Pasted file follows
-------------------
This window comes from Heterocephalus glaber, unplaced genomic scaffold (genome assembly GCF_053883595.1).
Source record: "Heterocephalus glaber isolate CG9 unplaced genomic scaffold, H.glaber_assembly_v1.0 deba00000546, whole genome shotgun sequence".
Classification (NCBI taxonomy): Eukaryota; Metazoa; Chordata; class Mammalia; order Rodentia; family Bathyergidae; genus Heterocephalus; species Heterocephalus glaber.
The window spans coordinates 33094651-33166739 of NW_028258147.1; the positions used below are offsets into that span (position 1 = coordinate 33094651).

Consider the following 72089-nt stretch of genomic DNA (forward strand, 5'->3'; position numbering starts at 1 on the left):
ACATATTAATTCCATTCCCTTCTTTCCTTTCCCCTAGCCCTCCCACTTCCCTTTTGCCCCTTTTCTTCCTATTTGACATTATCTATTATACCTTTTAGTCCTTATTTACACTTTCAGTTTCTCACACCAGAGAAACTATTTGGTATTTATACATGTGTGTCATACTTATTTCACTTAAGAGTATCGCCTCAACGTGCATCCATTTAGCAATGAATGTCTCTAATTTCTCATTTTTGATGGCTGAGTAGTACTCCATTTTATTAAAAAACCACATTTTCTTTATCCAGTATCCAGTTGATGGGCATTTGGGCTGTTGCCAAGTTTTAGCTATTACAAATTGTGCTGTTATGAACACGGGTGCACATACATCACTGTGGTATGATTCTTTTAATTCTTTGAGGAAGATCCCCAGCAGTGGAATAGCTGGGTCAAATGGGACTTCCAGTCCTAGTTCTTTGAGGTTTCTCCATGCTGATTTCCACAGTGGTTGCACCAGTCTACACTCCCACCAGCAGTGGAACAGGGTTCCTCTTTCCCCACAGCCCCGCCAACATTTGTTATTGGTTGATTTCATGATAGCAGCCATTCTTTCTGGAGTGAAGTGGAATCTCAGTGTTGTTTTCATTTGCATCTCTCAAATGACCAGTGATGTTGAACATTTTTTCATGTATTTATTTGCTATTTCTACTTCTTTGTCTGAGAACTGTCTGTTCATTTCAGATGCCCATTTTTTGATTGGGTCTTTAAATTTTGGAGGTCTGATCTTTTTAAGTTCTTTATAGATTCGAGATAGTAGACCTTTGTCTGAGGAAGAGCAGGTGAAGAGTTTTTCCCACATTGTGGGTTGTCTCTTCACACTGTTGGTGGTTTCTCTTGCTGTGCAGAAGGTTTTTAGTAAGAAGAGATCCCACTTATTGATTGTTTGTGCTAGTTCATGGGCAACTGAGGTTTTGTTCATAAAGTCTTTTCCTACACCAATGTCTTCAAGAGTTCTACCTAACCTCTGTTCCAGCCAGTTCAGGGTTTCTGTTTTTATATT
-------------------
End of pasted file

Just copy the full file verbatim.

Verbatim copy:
This window comes from Heterocephalus glaber, unplaced genomic scaffold (genome assembly GCF_053883595.1).
Source record: "Heterocephalus glaber isolate CG9 unplaced genomic scaffold, H.glaber_assembly_v1.0 deba00000546, whole genome shotgun sequence".
Classification (NCBI taxonomy): Eukaryota; Metazoa; Chordata; class Mammalia; order Rodentia; family Bathyergidae; genus Heterocephalus; species Heterocephalus glaber.
The window spans coordinates 33094651-33166739 of NW_028258147.1; the positions used below are offsets into that span (position 1 = coordinate 33094651).

Consider the following 72089-nt stretch of genomic DNA (forward strand, 5'->3'; position numbering starts at 1 on the left):
ACATATTAATTCCATTCCCTTCTTTCCTTTCCCCTAGCCCTCCCACTTCCCTTTTGCCCCTTTTCTTCCTATTTGACATTATCTATTATACCTTTTAGTCCTTATTTACACTTTCAGTTTCTCACACCAGAGAAACTATTTGGTATTTATACATGTGTGTCATACTTATTTCACTTAAGAGTATCGCCTCAACGTGCATCCATTTAGCAATGAATGTCTCTAATTTCTCATTTTTGATGGCTGAGTAGTACTCCATTTTATTAAAAAACCACATTTTCTTTATCCAGTATCCAGTTGATGGGCATTTGGGCTGTTGCCAAGTTTTAGCTATTACAAATTGTGCTGTTATGAACACGGGTGCACATACATCACTGTGGTATGATTCTTTTAATTCTTTGAGGAAGATCCCCAGCAGTGGAATAGCTGGGTCAAATGGGACTTCCAGTCCTAGTTCTTTGAGGTTTCTCCATGCTGATTTCCACAGTGGTTGCACCAGTCTACACTCCCACCAGCAGTGGAACAGGGTTCCTCTTTCCCCACAGCCCCGCCAACATTTGTTATTGGTTGATTTCATGATAGCAGCCATTCTTTCTGGAGTGAAGTGGAATCTCAGTGTTGTTTTCATTTGCATCTCTCAAATGACCAGTGATGTTGAACATTTTTTCATGTATTTATTTGCTATTTCTACTTCTTTGTCTGAGAACTGTCTGTTCATTTCAGATGCCCATTTTTTGATTGGGTCTTTAAATTTTGGAGGTCTGATCTTTTTAAGTTCTTTATAGATTCGAGATAGTAGACCTTTGTCTGAGGAAGAGCAGGTGAAGAGTTTTTCCCACATTGTGGGTTGTCTCTTCACACTGTTGGTGGTTTCTCTTGCTGTGCAGAAGGTTTTTAGTAAGAAGAGATCCCACTTATTGATTGTTTGTGCTAGTTCATGGGCAACTGAGGTTTTGTTCATAAAGTCTTTTCCTACACCAATGTCTTCAAGAGTTCTACCTAACCTCTGTTCCAGCCAGTTCAGGGTTTCTGTTTTTATATT